Whether it's Mark Sanchez or Geno Smith, New York Jets quarterbacks just can't seem to stay clean on the turnover sheet.
They also can't seem to avoid fumbles involving a butt.
Smith has yet to prove he is much different from Sanchez. Smith has five total touchdowns (four passing, one rushing) and 11 turnovers (eight interceptions, three fumbles lost). The former starting quarterback compiled 45 touchdowns (39 passing, six rushing) while turning the ball over 52 times (36 interceptions, 16 fumbles lost) from 2011-2012.
It would be easy to pull the plug on the Smith experiment, to say the new model looks too much like the old one, but would that be a step forward, or simply a step to the side?
Well, for starters, it would be too easy to place all the blame at one player after a loss, especially after that player turned the ball over four times in one game.
Jets head coach Rex Ryan isn't ready to do that, though.
REX: We better learn in a hurry. It has to get better...It'll never be on one man. It's on all of us.— New York Jets (@nyjets) September 29, 2013
Don't hold your breath for a new starting quarterback.
Sanchez was put on injured reserve/designated to return, and is out until at least Week 11 with a shoulder injury he suffered in the preseason. That gives Smith another seven weeks to show he has, in fact, improved.
It won't take much for the Jets to part ways with Sanchez -- none of his money is guaranteed after the 2013 season.
Would the team even turn back to Sanchez after his immature handling of the quarterback battle -- when he ran to NFL Network's Rich Eisen to air his opinion on how he won the competition?
Aside from all the drama with Sanchez, Smith has shown both the ability to throw the ball down the field and to make accurate throws. He has yet to show either consistently, but the potential is there.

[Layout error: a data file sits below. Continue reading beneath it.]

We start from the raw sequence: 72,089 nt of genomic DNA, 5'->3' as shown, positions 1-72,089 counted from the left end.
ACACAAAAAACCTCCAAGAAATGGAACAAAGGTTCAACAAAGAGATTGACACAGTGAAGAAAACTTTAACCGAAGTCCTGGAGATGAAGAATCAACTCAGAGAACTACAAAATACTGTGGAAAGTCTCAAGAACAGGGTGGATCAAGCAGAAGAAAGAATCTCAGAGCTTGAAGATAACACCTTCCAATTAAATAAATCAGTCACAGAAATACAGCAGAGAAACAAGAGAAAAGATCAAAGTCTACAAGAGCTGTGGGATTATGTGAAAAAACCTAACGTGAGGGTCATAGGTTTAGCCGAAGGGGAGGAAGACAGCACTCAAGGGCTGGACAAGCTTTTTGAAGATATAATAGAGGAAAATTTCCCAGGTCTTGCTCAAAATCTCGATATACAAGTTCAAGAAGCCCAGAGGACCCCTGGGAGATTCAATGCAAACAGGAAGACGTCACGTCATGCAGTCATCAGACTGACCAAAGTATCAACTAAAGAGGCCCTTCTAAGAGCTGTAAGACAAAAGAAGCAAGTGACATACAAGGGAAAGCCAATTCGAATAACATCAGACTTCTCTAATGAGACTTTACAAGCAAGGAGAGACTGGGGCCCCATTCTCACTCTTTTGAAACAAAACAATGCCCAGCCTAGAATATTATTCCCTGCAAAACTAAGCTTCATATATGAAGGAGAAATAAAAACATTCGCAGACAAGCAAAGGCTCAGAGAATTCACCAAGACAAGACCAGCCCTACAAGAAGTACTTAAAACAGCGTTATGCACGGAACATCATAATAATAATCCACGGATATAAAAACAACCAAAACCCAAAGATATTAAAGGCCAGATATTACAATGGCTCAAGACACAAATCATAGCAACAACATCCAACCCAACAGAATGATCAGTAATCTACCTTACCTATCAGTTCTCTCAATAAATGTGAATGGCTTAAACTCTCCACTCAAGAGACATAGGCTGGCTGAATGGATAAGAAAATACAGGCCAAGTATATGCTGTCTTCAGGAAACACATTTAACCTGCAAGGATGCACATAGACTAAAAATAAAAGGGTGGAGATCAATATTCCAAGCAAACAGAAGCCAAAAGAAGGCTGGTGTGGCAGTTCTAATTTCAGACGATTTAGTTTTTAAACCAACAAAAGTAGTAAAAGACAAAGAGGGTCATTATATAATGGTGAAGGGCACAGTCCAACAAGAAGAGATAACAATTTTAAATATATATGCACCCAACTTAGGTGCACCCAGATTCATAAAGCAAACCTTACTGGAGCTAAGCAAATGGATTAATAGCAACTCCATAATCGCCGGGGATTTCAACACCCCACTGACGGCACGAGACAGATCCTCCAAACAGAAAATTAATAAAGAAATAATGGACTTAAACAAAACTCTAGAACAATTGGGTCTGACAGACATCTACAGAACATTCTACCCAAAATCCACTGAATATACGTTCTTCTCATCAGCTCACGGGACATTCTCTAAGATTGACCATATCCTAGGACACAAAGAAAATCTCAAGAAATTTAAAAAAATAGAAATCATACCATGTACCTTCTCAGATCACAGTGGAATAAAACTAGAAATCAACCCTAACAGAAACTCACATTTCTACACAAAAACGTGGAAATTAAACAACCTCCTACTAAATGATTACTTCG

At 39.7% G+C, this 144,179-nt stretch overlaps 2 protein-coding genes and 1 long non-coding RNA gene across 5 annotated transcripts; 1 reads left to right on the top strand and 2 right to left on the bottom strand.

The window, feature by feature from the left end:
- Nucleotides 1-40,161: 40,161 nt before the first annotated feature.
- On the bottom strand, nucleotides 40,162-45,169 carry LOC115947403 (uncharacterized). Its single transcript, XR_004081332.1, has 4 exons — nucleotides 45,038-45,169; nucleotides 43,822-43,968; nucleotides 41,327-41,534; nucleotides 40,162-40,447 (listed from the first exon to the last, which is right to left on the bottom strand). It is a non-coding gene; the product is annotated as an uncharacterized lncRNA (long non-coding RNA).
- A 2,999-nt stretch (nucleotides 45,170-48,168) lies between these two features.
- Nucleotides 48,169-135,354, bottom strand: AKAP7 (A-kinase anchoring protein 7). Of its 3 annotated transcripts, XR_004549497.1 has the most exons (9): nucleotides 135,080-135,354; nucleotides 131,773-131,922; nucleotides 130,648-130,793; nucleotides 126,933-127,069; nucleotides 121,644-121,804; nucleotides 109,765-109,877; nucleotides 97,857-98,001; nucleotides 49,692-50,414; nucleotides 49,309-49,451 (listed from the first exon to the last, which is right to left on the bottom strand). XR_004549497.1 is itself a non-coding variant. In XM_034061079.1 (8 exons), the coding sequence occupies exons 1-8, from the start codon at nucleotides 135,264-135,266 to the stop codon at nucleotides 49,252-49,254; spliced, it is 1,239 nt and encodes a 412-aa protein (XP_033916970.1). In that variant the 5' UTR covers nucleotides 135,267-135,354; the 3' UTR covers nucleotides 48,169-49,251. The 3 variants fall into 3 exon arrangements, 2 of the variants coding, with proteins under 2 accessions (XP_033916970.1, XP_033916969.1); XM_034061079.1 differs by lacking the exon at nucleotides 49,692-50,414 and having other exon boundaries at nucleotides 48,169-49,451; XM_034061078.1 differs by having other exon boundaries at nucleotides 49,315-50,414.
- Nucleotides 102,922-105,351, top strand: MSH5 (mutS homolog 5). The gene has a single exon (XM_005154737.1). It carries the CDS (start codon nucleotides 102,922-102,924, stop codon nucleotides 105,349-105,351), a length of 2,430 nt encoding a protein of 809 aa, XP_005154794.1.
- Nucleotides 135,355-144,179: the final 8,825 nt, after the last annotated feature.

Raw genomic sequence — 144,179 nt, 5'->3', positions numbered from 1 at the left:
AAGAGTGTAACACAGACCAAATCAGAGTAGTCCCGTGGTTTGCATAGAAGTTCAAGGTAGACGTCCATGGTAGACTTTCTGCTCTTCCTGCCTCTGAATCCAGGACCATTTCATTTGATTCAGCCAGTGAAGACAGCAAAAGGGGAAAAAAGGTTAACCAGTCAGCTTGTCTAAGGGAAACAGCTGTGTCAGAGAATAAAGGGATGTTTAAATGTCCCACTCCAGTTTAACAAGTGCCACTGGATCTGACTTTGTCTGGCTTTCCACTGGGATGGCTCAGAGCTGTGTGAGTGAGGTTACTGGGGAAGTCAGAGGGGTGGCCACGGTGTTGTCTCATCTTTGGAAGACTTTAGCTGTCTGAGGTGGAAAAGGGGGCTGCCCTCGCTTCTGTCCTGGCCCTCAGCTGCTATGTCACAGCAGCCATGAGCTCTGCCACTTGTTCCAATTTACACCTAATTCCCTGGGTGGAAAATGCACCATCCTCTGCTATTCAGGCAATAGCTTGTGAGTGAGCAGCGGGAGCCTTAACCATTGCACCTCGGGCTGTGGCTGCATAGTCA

"Did he -- this particular day -- give us a chance to win?" Rex said after the game. "I mean...I don't think...you know, none of us did."
The rookie was sacked five times and hit several more times behind an offensive line that didn't give him time in the pocket on a consistent basis.
For once, the Jets defense deserves some of the blame for the loss. They yielded four scores on the Titans' six first-half drives, three of which were touchdowns. The Jets haven't allowed 24 points in the first half since last Thanksgiving against the Patriots, and before that, not since December 18, 2011.
Yet there they were on Sunday, being carved up mercilessly by Titans quarterback Jake Locker, who only stopped when he got injured.
Given the other problems with the team -- and the recent history of Sanchez -- there is no guarantee that the team is any better with the veteran as the starter than they are with the rookie.
At least, with Smith, the Jets are building toward something. This is a new quarterback, a new offensive coordinator, new running backs, two new starting guards and all the players trying to learn a new system. A timing-based offense like the West Coast system will take some time to get everyone on the same page.
That's to be expected.
Four turnovers in a game, however, is far from expected or acceptable, and the bottom line is, if it doesn't get cleaned up soon, it won't be too hard to draw the parallels between Sanchez and Smith.
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